Utilization of commercial floor space changing

Tech startups are now using new floor space design.

It's a different world for startup companies. Work spaces are no longer about individual cubicles, rather trending to a more open layout where people can gather.

"People are realizing that more and more work is being done through groups and teams as opposed to individual work," Rex Miller, senior partner at TAG Consulting, told The New York Times. "There's a recognition that it's easier to work together in a more open environment where there aren't barrier and walls."

The New York Times reported that a casual working space is in vogue right now, even in corporate America. Small and large companies alike are transitioning to a new way of thinking by shrinking their office footprint, which saves them money by reducing the number of work spaces.

"As mobility has increased, given technological advancement and other factors at play, that touch-point when people come back to the office is very important," Katherine Loscalzo, Deloitte's workplace strategy leader in real estate, told The New York Times.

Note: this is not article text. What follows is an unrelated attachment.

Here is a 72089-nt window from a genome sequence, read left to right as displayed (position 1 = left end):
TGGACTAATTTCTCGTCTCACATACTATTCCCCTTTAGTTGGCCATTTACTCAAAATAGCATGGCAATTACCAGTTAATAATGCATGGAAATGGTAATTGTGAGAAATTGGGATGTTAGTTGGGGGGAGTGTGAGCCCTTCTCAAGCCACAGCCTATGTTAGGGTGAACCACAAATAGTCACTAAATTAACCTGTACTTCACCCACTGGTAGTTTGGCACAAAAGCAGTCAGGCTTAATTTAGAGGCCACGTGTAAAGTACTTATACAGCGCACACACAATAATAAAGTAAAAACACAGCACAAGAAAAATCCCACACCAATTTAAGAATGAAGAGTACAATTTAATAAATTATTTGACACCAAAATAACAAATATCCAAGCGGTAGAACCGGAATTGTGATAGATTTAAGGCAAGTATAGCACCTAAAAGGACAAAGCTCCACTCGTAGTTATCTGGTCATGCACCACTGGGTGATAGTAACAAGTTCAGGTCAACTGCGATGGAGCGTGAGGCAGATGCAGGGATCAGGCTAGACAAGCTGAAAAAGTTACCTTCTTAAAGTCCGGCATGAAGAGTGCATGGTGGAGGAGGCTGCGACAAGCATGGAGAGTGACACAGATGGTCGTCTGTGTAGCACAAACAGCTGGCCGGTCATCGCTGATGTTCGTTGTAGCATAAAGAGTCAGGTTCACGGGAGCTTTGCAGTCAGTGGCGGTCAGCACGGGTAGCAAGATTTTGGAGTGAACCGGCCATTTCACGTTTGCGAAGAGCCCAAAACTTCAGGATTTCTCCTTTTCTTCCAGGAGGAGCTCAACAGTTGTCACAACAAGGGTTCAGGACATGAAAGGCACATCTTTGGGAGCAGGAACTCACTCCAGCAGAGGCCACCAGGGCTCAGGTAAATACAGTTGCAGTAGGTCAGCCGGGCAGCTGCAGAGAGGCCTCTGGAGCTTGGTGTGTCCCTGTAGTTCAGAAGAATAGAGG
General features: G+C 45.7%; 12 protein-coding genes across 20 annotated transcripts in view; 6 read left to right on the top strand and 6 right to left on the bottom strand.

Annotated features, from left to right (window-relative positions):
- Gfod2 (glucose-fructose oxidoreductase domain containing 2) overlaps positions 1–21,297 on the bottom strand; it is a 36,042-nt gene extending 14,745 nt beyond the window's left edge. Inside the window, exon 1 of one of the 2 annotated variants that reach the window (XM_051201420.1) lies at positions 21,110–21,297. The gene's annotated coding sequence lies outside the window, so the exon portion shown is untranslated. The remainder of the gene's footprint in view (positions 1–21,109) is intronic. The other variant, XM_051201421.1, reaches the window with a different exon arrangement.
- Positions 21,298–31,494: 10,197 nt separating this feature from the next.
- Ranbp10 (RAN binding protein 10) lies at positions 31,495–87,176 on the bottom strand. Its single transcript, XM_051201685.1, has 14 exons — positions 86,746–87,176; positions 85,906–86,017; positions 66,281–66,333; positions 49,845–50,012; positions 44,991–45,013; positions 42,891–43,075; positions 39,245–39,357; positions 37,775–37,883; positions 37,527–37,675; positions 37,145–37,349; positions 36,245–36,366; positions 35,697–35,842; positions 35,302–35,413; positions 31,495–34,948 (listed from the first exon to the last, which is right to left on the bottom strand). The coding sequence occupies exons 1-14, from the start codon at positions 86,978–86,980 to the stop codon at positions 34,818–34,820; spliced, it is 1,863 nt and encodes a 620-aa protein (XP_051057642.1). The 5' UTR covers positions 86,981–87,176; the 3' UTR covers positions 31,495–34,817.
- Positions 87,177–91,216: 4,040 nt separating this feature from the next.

Some companies are even studying the science of a seating chart, attempting to rotate the office seating for individual employees and entire divisions, according to The Wall Street Journal. 

"If I change the [organizational] chart and you stay in the same seat, it doesn't have very much of an effect," Ben Waber, CEO of Sociometric Solutions, told The Wall Street Journal. His company uses sensors to analyze communication patterns in the workplace. "If I keep the org chart the same but change where you sit, it is going to massively change everything."

Commercial real estate mangers are responding
The change in the corporate office structure has had a trickle down effect, with commercial real estate managers recognizing they can make better use of their space. Loscalzo said that only 30 percent of employees come into the office on any given day.

"We're finding that we have a lot of underutilized space," Loscalzo said. "You're going to see a lot more activity within that smaller footprint."

Tom Polucci, the director of interior design at architecture firm HOK, said the key concept is that no employee has a set space. Letting employees work in a common area can save a company money.

Bernice Boucher, head of workplace strategy at Jones Lang LaSalle, told the New York Times that a company cutting 100 square feet per worker can lower its real estate costs by 10 to 20 percent.

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